For example, consider the following block diagram.

It represents a composite component CompMeas, which, in turn, contains a composite component Valve Subsystem, as well as several Foundation library blocks. The Simscape file of the composite component would specify the equivalent signal connections with the following constructs.

connect(In, subt.I1);Connects port In to the input port + of the PS Subtract block. Illustrates connecting an input port of the composite component to an input port of a member component.
connect(subt.O, gain.I);Connects the output port of the PS Subtract block to the input port of the PS Gain block. Illustrates connecting an output port of a member component to an input port of another member component at the same level.
connect(fl_rate.Q, subt.I2, Out);Connects the output port Q of the Hydraulic Flow Rate Sensor block to the input port - of the PS Subtract block and to the output port Out of the composite component. Illustrates connecting a single source to multiple destinations, and also connecting an output port of a member component to an output port of the enclosing composite component.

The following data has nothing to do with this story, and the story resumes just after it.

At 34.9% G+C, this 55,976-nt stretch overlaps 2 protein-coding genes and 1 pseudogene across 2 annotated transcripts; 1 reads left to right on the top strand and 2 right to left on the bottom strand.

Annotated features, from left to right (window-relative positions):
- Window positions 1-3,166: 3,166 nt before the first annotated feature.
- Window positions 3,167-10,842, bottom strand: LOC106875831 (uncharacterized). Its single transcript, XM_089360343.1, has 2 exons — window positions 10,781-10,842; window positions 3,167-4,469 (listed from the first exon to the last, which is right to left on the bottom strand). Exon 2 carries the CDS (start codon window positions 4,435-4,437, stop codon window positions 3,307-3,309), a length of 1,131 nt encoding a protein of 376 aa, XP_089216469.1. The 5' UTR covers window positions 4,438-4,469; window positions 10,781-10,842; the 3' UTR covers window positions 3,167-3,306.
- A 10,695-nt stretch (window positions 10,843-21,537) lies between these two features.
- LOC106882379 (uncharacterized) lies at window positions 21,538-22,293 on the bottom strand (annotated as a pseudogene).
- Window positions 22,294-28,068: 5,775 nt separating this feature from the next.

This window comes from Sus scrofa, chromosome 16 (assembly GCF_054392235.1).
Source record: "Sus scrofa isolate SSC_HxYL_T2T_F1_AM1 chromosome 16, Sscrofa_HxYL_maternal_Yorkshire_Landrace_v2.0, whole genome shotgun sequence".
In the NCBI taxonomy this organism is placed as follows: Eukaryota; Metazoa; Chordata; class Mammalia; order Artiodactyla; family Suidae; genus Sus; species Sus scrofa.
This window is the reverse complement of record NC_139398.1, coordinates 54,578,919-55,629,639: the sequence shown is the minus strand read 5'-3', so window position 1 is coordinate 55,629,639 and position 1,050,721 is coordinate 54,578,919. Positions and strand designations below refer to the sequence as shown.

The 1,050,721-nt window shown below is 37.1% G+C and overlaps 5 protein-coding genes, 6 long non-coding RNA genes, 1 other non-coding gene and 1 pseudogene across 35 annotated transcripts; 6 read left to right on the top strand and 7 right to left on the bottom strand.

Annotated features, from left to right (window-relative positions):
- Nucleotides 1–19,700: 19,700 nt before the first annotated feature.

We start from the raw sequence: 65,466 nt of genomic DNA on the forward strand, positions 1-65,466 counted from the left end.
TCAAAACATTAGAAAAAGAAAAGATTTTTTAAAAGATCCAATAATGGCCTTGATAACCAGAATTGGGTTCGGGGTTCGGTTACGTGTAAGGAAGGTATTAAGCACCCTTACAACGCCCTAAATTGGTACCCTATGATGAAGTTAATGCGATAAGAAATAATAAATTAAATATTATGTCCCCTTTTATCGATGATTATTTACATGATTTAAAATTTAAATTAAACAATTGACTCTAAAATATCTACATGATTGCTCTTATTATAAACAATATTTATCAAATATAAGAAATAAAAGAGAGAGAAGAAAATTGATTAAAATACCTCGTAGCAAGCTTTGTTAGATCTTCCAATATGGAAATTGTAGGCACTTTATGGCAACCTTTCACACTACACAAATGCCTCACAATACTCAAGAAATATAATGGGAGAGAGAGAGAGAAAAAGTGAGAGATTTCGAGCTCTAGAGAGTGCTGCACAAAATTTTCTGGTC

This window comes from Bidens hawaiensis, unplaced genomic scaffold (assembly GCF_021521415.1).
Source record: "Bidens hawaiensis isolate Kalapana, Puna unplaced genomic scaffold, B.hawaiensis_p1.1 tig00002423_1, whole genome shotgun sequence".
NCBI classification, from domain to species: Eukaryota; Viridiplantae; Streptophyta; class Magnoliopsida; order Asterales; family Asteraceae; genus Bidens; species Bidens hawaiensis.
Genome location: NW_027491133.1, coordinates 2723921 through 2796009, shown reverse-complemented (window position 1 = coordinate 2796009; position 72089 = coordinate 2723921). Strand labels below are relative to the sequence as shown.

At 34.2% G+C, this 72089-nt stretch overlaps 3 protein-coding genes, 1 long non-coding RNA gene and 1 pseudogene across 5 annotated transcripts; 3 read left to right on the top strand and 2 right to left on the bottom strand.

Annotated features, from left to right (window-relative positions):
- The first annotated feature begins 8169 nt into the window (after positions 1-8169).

Also notice that the output port of the PS Gain block is connected to the input port of the Valve Subsystem composite block (another member component at the same level). Valve Subsystem is a standalone composite component, and therefore if you connect the output port of the PS Gain block to an input port of one of the member components inside the Valve Subsystem, that would violate the causality of the physical signal connections (a destination port cannot be connected to multiple sources).

Nonscalar Physical Signal Connections

Multidimensional physical signals can be useful for:

  • Aggregating measurements at different spatial points, such as temperatures along a coil or a 2-D grid of elements

  • Using 3-D body positions or velocities

  • Using rotation matrices or quaternions in 3-D

  • Using tensors